You can find an official list at Microsoft Command-line reference A-Z. Besides that...
To answer your question directly, I devised a script that simply lists all
.exe files that you can execute (because they're located on your
PATH). By default, it only lists those that also reside in
%WINDIR% (unless you run it with
In a previous iteration of the script, I started every command with
/?, which is a very bad idea. Not every application on the
PATH understands that parameter. Some will simply start and remain running, instead of printing any help. So that eats up a lot of resources rather quickly.
IF "%1"=="--all" (
CALL :printPath "%PATH%"
FOR /F "tokens=1,* delims=;" %%A IN ("%~1") DO (
IF EXIST "%%A" (
FOR %%F IN (*.exe) DO (
ECHO.%%~dnpfF | FINDSTR /C:"%WINDIR%" 1> NUL
IF ERRORLEVEL 1 (
IF "%LIST_ALL%"=="TRUE" ECHO.%%~dnpfF
) ELSE (
) ELSE (
REM ECHO Skipping non-existent folder '%%A'
CALL :printPath "%%~B"
So, there. This gives you a list of all available commands and their parameters. As you can already expect, it's not as useful as one might imagine.
Here's what's really important!
More interesting than the
.exe files on your
PATH are the
cmd.exe built-ins. Like
SET. I don't have a complete list of the built-ins, but you can see most of them by running
DEL or ERASE
CD or CHDIR
MD or MKDIR
START (also includes changes to external command invocation)
Though, at that point the help is referencing command extensions, so the list may be incomplete. Let's take a closer look at some built-ins:
The documentation for the
FOR command lists all the crazy parameters you can pass to
FOR. This is the go-to utility if you want to write anything related to loops.
This documentation also contains the explanation for the crazy "tilde notation":
In addition, substitution of FOR variable references has been enhanced
You can now use the following optional syntax:
%~I - expands %I removing any surrounding quotes (")
%~fI - expands %I to a fully qualified path name
%~dI - expands %I to a drive letter only
%~pI - expands %I to a path only
%~nI - expands %I to a file name only
%~xI - expands %I to a file extension only
%~sI - expanded path contains short names only
%~aI - expands %I to file attributes of file
%~tI - expands %I to date/time of file
%~zI - expands %I to size of file
%~$PATH:I - searches the directories listed in the PATH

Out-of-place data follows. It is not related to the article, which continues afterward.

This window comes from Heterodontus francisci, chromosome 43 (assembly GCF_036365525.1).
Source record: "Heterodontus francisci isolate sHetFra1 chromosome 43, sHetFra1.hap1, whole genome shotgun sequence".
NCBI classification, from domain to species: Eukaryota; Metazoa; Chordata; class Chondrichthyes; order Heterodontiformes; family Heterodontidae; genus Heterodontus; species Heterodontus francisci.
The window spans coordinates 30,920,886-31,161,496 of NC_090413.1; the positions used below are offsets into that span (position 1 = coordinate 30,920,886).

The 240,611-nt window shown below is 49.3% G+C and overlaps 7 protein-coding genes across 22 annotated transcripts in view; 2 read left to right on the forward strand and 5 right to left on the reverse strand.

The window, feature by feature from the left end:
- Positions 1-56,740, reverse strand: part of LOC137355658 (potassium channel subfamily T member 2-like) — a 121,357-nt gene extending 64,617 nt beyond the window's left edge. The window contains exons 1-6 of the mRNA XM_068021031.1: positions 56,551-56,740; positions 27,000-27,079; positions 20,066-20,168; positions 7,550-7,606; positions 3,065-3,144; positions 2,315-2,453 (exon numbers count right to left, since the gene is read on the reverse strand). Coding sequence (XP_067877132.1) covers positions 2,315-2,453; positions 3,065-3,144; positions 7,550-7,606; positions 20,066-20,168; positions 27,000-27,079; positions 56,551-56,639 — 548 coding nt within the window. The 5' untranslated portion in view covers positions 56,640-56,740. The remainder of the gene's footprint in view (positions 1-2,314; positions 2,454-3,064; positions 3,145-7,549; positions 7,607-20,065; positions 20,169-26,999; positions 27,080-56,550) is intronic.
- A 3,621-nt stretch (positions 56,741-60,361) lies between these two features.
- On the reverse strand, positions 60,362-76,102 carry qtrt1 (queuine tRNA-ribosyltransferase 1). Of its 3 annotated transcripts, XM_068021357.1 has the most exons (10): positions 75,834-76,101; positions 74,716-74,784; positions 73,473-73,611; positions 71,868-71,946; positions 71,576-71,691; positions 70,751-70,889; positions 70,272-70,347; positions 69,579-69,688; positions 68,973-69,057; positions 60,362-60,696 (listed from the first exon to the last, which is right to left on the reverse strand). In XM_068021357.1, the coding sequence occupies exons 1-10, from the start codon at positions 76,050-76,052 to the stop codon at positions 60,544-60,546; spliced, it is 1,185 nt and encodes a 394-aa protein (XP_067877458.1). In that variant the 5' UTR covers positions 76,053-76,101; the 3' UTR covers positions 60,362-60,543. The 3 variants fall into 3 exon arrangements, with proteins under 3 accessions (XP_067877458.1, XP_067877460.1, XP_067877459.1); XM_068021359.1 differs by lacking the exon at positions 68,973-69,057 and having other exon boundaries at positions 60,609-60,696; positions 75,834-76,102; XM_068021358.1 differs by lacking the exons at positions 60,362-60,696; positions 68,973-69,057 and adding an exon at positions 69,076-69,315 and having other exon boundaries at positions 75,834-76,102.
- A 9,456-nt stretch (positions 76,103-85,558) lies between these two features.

environment variable and expands %I to the
fully qualified name of the first one found.
If the environment variable name is not
defined or the file is not found by the
search, then this modifier expands to the
The modifiers can be combined to get compound results:
%~dpI - expands %I to a drive letter and path only
%~nxI - expands %I to a file name and extension only
%~fsI - expands %I to a full path name with short names only
%~dp$PATH:I - searches the directories listed in the PATH
environment variable for %I and expands to the
drive letter and path of the first one found.
%~ftzaI - expands %I to a DIR like output line
IF is the command for branching. You'll need this page because it lists the comparison operators:
If Command Extensions are enabled IF changes as follows:
IF [/I] string1 compare-op string2 command
IF CMDEXTVERSION number command
IF DEFINED variable command
where compare-op may be one of:
EQU - equal
NEQ - not equal
LSS - less than
LEQ - less than or equal
GTR - greater than
GEQ - greater than or equal
SET allows you to perform a wide variety of operations on variables.
The /A switch specifies that the string to the right of the equal sign
is a numerical expression that is evaluated. The expression evaluator
is pretty simple and supports the following operations, in decreasing
order of precedence:
() - grouping
! ~ - - unary operators
* / % - arithmetic operators
+ - - arithmetic operators
<< >> - logical shift
& - bitwise and
^ - bitwise exclusive or
| - bitwise or
= *= /= %= += -= - assignment
&= ^= |= <<= >>=
, - expression separator
It also allows for string manipulation through the above mentioned "tilde notation"